I’m so excited to be able to bring you the Blog Tour for MJ Fields & Chelsea Camaron’s Hendrix the first book of the Caldwell Brothers!! Here you will see my review to this book with an nice excerpt!
Source: Tasty Book Tours
When you think of Motor City, you think of poverty, but what Detroit lacks in class and elegance, we make up for in dive bars. You got the 2-Way Inn on Mt. Elliott, Nancy Whiskey on Harrison, Old Miami on Cass, Greenwich Time in Cadillac Square, Kwicky on 8 Mile, Marshall’s on Jefferson, Jumbo’s on 3rd, the Painted Lady up in Hamtramck, My Dad’s Place on Kercheval, and Caldwell’s on Atwater.
You know the kind of places I’m talking about—windowless joints on the corner with the High Life sign blinking because you know the sign is as old as the paint-chipped building it hangs off. The blinking sign beckons you. You have to go inside to see what the hell is going on ’cause you can’t see in the windows, and it sounds like you may be missing something if you don’t.
They are boarded up tight, because they got busted out two nights ago when the place got robbed by the fucking thugs who walk up and down the streets, selling candy one minute and panhandling two hours later. The pieces of shit are inventive—I’ll give them that—but my suggestion is get a fucking job, slob.
Back in the day, when the auto factories dominated the area, things didn’t look so broken down. It was alive and kicking. The area was still peppered with bars. Bar owners were making mad cash, too.
At the end of every street, there was a joint that served ice-cold High Life on tap and two-dollar shots. There was entertainment and fun to be had everywhere. You could always get a decent, quick meal on your lunch break, a live show at night; and the bartenders made you feel like you belonged, like you were family.
My pops won the title to Hooligans at a dogfight. With it being a great location in the Rivertown district near Chene Park, he truly got a prize that time. He was instantly banking money and banging women. That’s when he met Mom.
She sang, played guitar, and had a decent following as a one-woman show. He was thirty, and she was twenty-two. She sang at his bar every Wednesday night and eventually tended bar three nights a week. Like many of his barmaids, she fell for his bullshit, and that ended up with her pregnant with me in less than two months from the time they met.
He moved her into his apartment above the bar and embraced becoming a father. He wanted to do it better than his old man had. Isn’t that the truth in life, just do it better? Don’t we all strive for that?
Eventually, the novelty wore off. He started fucking around on her. When she confronted him, he beat her down emotionally. She busted her ass keeping the bar clean, and he busted his ass drinking the profit. Two more boys later, and she was busting her ass to raise their three kids on top of keeping his business afloat.
When the economy in Detroit deteriorated, he lost what was left of his mind. He started coming after us for stupid shit like spilled milk, a LEGO on the floor, you name it. Hell, the wind blowing in the wrong direction had him on us.
Mom started stepping in with, “Boys, go to your room.”
Sure, we did as we were told, but we heard the shit. We heard him hitting her. It was no better than seeing it, either. We were helpless as the sounds of each blow became increasingly deafening to our tiny ears. Funny how, in the moment, adrenaline kicks in and instincts go into overdrive. Every noise becomes louder, clearer, and sticks with you longer. I can still hear that shit in my sleep.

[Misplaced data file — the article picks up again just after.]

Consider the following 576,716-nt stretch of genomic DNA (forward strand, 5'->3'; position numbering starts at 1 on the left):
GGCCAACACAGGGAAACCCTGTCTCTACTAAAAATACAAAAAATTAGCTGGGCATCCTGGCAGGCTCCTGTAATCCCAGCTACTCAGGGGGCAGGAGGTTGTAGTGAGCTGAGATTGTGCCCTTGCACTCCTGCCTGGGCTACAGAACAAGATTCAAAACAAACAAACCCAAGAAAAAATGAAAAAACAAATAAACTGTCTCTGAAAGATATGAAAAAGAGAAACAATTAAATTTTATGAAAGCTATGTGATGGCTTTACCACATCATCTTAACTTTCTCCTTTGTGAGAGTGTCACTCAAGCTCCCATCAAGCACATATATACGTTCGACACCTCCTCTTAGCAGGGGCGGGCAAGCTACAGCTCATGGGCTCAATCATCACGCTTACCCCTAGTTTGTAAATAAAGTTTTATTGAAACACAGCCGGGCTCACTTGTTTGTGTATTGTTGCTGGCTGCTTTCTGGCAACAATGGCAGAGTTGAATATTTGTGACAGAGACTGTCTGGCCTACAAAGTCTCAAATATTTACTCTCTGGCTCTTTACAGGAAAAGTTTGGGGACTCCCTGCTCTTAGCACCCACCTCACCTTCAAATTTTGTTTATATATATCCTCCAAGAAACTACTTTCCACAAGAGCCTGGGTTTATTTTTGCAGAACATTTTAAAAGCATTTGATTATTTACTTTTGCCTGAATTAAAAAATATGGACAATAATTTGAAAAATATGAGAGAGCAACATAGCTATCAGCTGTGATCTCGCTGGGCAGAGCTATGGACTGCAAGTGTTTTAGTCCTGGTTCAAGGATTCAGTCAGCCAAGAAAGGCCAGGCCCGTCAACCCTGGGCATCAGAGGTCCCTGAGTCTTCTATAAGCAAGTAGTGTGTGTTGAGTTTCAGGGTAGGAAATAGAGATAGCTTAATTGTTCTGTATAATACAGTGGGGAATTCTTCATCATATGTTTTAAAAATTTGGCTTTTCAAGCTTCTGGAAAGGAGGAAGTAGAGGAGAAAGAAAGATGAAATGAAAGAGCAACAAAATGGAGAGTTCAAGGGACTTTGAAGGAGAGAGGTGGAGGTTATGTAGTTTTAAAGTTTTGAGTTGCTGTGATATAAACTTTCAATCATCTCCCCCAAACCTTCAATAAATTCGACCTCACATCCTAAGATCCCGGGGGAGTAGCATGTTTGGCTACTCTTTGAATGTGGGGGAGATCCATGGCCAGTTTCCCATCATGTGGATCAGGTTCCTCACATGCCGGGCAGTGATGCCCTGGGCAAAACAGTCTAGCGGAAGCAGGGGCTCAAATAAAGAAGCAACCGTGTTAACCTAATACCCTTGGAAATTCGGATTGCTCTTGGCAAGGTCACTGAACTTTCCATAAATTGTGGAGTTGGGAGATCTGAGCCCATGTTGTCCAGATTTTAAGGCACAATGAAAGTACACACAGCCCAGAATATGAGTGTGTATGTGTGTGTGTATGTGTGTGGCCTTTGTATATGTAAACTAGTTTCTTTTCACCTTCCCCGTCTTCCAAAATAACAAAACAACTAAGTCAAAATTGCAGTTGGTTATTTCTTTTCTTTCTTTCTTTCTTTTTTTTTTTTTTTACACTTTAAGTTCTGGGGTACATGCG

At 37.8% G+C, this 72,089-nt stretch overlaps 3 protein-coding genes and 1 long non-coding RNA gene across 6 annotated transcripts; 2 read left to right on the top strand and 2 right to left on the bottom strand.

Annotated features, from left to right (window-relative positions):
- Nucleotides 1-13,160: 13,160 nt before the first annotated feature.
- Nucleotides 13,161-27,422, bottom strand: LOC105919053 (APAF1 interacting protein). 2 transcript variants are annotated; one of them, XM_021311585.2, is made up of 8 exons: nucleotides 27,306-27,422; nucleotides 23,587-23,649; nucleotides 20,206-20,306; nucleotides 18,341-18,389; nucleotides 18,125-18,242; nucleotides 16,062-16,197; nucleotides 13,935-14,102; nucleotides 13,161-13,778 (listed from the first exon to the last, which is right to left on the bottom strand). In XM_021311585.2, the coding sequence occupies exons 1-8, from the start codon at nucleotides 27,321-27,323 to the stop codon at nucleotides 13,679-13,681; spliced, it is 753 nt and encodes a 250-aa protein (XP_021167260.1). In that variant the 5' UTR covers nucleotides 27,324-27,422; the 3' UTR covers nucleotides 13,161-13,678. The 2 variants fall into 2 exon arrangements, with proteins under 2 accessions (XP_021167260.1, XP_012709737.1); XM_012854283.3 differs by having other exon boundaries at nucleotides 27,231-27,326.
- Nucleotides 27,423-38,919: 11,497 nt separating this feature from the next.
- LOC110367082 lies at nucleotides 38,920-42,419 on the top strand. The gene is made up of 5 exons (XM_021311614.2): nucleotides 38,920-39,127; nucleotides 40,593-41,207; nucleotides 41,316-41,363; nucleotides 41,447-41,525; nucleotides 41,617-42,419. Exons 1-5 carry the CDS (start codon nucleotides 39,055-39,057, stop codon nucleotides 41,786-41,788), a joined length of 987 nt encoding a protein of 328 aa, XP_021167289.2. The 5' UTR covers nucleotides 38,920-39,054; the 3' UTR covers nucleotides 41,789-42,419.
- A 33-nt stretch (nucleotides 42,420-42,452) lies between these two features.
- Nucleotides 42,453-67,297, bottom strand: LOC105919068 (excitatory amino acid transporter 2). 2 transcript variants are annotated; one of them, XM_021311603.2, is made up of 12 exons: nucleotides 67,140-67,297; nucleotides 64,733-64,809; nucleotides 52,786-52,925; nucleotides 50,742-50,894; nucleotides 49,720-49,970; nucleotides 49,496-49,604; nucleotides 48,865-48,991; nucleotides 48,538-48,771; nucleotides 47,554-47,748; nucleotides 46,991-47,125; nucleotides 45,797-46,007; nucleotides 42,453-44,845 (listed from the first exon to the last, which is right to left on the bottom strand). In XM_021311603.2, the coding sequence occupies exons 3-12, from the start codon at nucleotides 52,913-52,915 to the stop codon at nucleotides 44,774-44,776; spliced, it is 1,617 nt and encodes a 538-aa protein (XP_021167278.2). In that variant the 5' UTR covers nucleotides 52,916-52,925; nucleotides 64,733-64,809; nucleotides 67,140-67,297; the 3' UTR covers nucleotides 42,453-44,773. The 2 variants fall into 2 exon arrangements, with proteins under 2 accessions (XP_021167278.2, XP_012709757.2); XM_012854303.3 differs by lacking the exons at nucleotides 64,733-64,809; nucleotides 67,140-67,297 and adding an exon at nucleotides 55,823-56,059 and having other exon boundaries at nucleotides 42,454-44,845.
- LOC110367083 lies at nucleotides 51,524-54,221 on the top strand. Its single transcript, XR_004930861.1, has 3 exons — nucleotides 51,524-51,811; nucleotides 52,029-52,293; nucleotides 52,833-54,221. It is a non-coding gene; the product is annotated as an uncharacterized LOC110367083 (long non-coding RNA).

As I grew older and stood taller than him, I began to step in. He and I would go at it, fist to fist, until one of us wasn’t moving. At first, it was me. Then, when I was seventeen, it was finally him. Fucker knew it, too.
I begged Mom to move out, but she refused to leave her home and family. She made excuses for him, said that was how he was raised.
He stopped coming at us when I busted his nose. I hated the bastard, and when Morrison was big enough, I moved the fuck out. Still saw Mom every day, though. I couldn’t go a day without seeing her or my brothers. I needed to make sure they were okay, but I also knew, if I stayed, I would kill him and be in the state pen within a year.
He lost Hooligans because the fucking asshole bet against the wrong underground fighter. Who was the fighter he bet against? My brother, his own son. Who did he lose it to? Me. Fucker didn’t even know it was me until a week later, either.
I let him stay in the apartment above the bar, not for him, but for Mom.
I had been working for a contractor, fixing up old warehouses and making them into apartments for years. Even made enough to buy my own place.
I fixed up the second and third floors, making them livable. Wide-open space, two bedrooms, two baths on the second floor, the third is my loft. The first floor is a badass garage. It is where I spend the rest of my money—on my tools, my toys, and my rides.
I roll over to find my pit bull, Floyd, is hogging the bed as usual. She—yes, Floyd is a she—is an obvious bed hog.
When I found her, she had on a pink, spiked collar that was digging into her neck. I squatted down and peeled it off the poor girl, and she let me. Then, she took off, and I followed her to an abandoned warehouse, walking into a fucking scene that makes my stomach churn to this day. Fucking dogfights.
My dad loves those godforsaken fights, while I despise them.
I called a cop friend I knew from high school while in an outside alley and then waited. When the fuckers running the circuit were taken in, along with the spectators, I watched the SPCA take the dogs. Floyd looked at me, I looked at her, and I knew she was mine.
“Floyd, seriously, bitch”—I laugh as she licks my face—“get down.”
Want more Caldwell Brothers?
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Releasing Dec 1st, 2015